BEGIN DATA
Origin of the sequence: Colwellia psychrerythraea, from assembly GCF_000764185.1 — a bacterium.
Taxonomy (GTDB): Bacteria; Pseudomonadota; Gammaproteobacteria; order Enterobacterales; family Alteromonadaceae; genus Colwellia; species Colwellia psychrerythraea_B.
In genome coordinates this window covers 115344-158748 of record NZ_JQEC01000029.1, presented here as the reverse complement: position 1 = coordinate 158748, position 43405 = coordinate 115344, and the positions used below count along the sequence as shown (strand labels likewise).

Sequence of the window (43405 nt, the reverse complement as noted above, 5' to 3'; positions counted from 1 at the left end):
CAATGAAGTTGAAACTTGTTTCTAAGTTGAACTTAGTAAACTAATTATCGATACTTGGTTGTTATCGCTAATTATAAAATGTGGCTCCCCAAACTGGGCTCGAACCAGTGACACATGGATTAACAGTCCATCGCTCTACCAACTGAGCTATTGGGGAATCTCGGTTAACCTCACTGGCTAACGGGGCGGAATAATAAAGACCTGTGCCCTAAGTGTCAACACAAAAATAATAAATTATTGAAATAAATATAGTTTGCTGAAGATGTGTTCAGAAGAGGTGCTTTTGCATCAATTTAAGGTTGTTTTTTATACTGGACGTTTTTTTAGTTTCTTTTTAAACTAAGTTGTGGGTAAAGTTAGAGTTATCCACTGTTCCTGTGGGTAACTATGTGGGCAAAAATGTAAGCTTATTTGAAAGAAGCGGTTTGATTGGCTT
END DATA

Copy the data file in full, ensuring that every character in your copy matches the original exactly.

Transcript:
Origin of the sequence: Colwellia psychrerythraea, from assembly GCF_000764185.1 — a bacterium.
Taxonomy (GTDB): Bacteria; Pseudomonadota; Gammaproteobacteria; order Enterobacterales; family Alteromonadaceae; genus Colwellia; species Colwellia psychrerythraea_B.
In genome coordinates this window covers 115344-158748 of record NZ_JQEC01000029.1, presented here as the reverse complement: position 1 = coordinate 158748, position 43405 = coordinate 115344, and the positions used below count along the sequence as shown (strand labels likewise).

Sequence of the window (43405 nt, the reverse complement as noted above, 5' to 3'; positions counted from 1 at the left end):
CAATGAAGTTGAAACTTGTTTCTAAGTTGAACTTAGTAAACTAATTATCGATACTTGGTTGTTATCGCTAATTATAAAATGTGGCTCCCCAAACTGGGCTCGAACCAGTGACACATGGATTAACAGTCCATCGCTCTACCAACTGAGCTATTGGGGAATCTCGGTTAACCTCACTGGCTAACGGGGCGGAATAATAAAGACCTGTGCCCTAAGTGTCAACACAAAAATAATAAATTATTGAAATAAATATAGTTTGCTGAAGATGTGTTCAGAAGAGGTGCTTTTGCATCAATTTAAGGTTGTTTTTTATACTGGACGTTTTTTTAGTTTCTTTTTAAACTAAGTTGTGGGTAAAGTTAGAGTTATCCACTGTTCCTGTGGGTAACTATGTGGGCAAAAATGTAAGCTTATTTGAAAGAAGCGGTTTGATTGGCTT